Saturday, October 17, 2015

Arbor Day event plants trees to help preserve Benicia's natural habitat

(Originally published in the 10/13/15 edition. Valerie Roberts Gray also contributed to this story.)

   Arbor Day is a chance to get your hands in the dirt, commune with nature and help plant trees that can withstand California’s ongoing drought conditions. 
   While traditionally held in April, Benicia’s annual Arbor Day event takes place this Sunday, Oct. 18.Volunteers from throughout the community are invited to join in helping plant native trees at the Benicia State Recreation Area from 9 a.m. to noon.
   The event is typically held in October in Benicia to coincide with the Native Plant Society’s annual sale, according to Tina Marchetti, the executive director of Benicia Tree Foundation.
   So far in 2015, the Benicia Tree Foundation has planted 480 trees. According to Marchetti, the organization plans to plant another 25 trees on Saturday and another 200 by the end of the year, bringing the total number of trees planted to 705.
   The trees will mostly be coast live oaks and California buckeyes, according to Marchetti. This includes over 100 oaks that will be planted at Lake Herman.
   The trees were grown from locally collected seed and will survive on rainwater once the rain season starts.
   Marchetti believes Arbor Day is an important holiday to celebrate because trees are vital to life, especially in Benicia.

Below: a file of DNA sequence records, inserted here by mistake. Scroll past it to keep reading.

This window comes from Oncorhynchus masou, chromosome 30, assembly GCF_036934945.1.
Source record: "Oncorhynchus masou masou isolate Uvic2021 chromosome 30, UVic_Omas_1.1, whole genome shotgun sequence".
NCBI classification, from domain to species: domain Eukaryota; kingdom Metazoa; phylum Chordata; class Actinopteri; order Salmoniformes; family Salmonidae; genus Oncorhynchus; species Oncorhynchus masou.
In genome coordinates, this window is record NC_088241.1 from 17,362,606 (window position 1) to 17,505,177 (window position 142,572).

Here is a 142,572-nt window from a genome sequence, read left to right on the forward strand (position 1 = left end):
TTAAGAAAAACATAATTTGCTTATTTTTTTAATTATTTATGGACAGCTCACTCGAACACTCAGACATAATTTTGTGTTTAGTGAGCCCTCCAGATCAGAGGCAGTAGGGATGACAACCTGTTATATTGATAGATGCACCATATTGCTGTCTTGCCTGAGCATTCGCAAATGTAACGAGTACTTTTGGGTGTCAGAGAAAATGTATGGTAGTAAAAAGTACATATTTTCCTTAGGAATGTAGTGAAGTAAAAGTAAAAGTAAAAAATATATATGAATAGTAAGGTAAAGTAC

“Trees are critically important to the health and happiness of the citizens of Benicia especially when you consider the refineries and freeways,” she said. “They also create shade, habitat for wildlife and store stormwater, which is critical for a time of drought.”
   Events include communal tree planting, exhibitions, fairs, music performances and open days in garden centers. Arbor Day awards are also presented in communities, schools, and organizations throughout the United States.
   All ages are welcome to attend the event, and according to Marchetti, the tasks aren’t too daunting.
   “We’re planting seedlings, so there’s no heavy lifting involved,” she said.
   Participants should meet at the Forrest Deaner Native Plant Botanic Garden parking lot about 1 mile down State Park Road off I-780 at Columbus Parkway. An entrance fee will be waived for volunteers.  No experience is necessary. Gloves are encouraged to be brought.  Tools, instruction and snacks will be provided. 

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